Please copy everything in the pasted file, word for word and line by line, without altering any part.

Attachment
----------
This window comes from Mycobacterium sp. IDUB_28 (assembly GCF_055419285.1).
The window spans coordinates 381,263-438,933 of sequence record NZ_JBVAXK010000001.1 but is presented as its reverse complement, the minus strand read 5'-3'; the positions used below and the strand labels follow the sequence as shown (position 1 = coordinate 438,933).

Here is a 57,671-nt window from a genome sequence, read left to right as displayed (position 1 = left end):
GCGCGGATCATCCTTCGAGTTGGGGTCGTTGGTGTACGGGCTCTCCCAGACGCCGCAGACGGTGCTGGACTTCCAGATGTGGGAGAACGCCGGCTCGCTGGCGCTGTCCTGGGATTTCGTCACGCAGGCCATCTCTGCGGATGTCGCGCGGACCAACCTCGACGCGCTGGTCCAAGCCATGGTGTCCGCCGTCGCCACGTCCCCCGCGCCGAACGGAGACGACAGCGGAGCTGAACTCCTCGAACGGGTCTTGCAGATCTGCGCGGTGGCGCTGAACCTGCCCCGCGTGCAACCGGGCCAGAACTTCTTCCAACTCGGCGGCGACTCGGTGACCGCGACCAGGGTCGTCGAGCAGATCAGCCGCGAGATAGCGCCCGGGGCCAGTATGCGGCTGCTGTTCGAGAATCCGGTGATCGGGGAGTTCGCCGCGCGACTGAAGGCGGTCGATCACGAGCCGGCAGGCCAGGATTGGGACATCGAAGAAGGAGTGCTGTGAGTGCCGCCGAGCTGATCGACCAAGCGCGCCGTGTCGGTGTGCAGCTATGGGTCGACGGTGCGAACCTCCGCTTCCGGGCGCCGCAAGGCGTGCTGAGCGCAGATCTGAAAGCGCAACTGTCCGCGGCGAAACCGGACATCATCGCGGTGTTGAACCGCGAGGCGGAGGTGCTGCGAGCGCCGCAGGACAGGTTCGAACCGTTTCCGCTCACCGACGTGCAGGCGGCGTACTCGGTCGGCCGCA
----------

This window comes from Mycobacterium sp. IDUB_28 (assembly GCF_055419285.1).
The window spans coordinates 381,263-438,933 of sequence record NZ_JBVAXK010000001.1 but is presented as its reverse complement, the minus strand read 5'-3'; the positions used below and the strand labels follow the sequence as shown (position 1 = coordinate 438,933).

Here is a 57,671-nt window from a genome sequence, read left to right as displayed (position 1 = left end):
GCGCGGATCATCCTTCGAGTTGGGGTCGTTGGTGTACGGGCTCTCCCAGACGCCGCAGACGGTGCTGGACTTCCAGATGTGGGAGAACGCCGGCTCGCTGGCGCTGTCCTGGGATTTCGTCACGCAGGCCATCTCTGCGGATGTCGCGCGGACCAACCTCGACGCGCTGGTCCAAGCCATGGTGTCCGCCGTCGCCACGTCCCCCGCGCCGAACGGAGACGACAGCGGAGCTGAACTCCTCGAACGGGTCTTGCAGATCTGCGCGGTGGCGCTGAACCTGCCCCGCGTGCAACCGGGCCAGAACTTCTTCCAACTCGGCGGCGACTCGGTGACCGCGACCAGGGTCGTCGAGCAGATCAGCCGCGAGATAGCGCCCGGGGCCAGTATGCGGCTGCTGTTCGAGAATCCGGTGATCGGGGAGTTCGCCGCGCGACTGAAGGCGGTCGATCACGAGCCGGCAGGCCAGGATTGGGACATCGAAGAAGGAGTGCTGTGAGTGCCGCCGAGCTGATCGACCAAGCGCGCCGTGTCGGTGTGCAGCTATGGGTCGACGGTGCGAACCTCCGCTTCCGGGCGCCGCAAGGCGTGCTGAGCGCAGATCTGAAAGCGCAACTGTCCGCGGCGAAACCGGACATCATCGCGGTGTTGAACCGCGAGGCGGAGGTGCTGCGAGCGCCGCAGGACAGGTTCGAACCGTTTCCGCTCACCGACGTGCAGGCGGCGTACTCGGTCGGCCGCA